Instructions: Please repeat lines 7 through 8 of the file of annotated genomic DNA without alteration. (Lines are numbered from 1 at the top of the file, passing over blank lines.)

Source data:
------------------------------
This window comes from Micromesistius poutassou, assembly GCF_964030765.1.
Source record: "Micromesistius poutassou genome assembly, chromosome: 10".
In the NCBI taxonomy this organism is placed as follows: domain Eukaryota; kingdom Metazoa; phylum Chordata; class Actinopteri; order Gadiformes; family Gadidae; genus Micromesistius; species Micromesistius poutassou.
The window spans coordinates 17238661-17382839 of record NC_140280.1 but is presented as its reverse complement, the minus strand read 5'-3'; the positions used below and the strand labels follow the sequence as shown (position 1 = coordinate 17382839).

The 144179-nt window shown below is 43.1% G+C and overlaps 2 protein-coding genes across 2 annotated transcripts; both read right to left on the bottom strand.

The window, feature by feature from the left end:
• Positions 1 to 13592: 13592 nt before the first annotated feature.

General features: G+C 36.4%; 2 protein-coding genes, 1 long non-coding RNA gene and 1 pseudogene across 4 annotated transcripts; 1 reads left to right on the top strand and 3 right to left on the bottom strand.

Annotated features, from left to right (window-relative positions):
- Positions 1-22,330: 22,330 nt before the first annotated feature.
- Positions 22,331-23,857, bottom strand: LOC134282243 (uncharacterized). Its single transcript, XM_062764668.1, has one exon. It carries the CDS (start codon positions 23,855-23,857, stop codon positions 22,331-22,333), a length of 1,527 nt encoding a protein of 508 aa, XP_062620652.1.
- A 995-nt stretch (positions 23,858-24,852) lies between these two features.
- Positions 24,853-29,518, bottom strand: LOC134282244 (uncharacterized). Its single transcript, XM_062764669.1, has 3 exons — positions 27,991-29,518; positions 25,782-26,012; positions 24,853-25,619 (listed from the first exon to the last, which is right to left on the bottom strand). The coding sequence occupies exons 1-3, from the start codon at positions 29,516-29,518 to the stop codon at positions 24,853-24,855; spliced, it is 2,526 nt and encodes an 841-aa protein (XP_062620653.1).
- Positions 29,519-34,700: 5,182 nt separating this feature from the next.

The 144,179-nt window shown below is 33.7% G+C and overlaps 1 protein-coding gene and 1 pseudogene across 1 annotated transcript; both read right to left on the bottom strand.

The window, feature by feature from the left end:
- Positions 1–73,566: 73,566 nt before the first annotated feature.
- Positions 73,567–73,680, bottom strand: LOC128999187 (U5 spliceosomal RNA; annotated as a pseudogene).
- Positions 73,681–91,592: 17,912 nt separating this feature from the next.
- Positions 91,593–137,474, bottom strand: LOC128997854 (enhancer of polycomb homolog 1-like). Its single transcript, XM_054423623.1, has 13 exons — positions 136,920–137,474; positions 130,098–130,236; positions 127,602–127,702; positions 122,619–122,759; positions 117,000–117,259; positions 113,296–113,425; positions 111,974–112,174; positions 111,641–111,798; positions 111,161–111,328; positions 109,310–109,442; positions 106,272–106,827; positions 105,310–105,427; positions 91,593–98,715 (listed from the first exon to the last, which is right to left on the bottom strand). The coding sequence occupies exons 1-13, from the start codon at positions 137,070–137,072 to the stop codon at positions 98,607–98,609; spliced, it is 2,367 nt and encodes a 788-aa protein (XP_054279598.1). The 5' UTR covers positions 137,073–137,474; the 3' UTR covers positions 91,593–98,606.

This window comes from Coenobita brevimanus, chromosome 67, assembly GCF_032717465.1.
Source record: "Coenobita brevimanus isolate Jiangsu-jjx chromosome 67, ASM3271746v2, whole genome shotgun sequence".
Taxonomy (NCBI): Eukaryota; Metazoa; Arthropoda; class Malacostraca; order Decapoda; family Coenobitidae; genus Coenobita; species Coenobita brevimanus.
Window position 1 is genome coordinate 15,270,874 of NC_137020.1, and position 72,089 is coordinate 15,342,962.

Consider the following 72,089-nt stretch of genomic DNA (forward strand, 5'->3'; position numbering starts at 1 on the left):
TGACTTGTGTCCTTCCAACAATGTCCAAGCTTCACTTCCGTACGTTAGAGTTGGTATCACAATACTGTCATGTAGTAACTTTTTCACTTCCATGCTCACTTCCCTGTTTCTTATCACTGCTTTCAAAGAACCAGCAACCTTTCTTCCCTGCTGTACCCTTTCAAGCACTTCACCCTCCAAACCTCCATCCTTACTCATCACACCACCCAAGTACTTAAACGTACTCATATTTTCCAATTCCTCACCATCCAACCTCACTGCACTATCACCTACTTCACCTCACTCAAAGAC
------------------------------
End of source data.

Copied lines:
• Positions 1 to 13592: 13592 nt before the first annotated feature.

General features: G+C 36.4%; 2 protein-coding genes, 1 long non-coding RNA gene and 1 pseudogene across 4 annotated transcripts; 1 reads left to right on the top strand and 3 right to left on the bottom strand.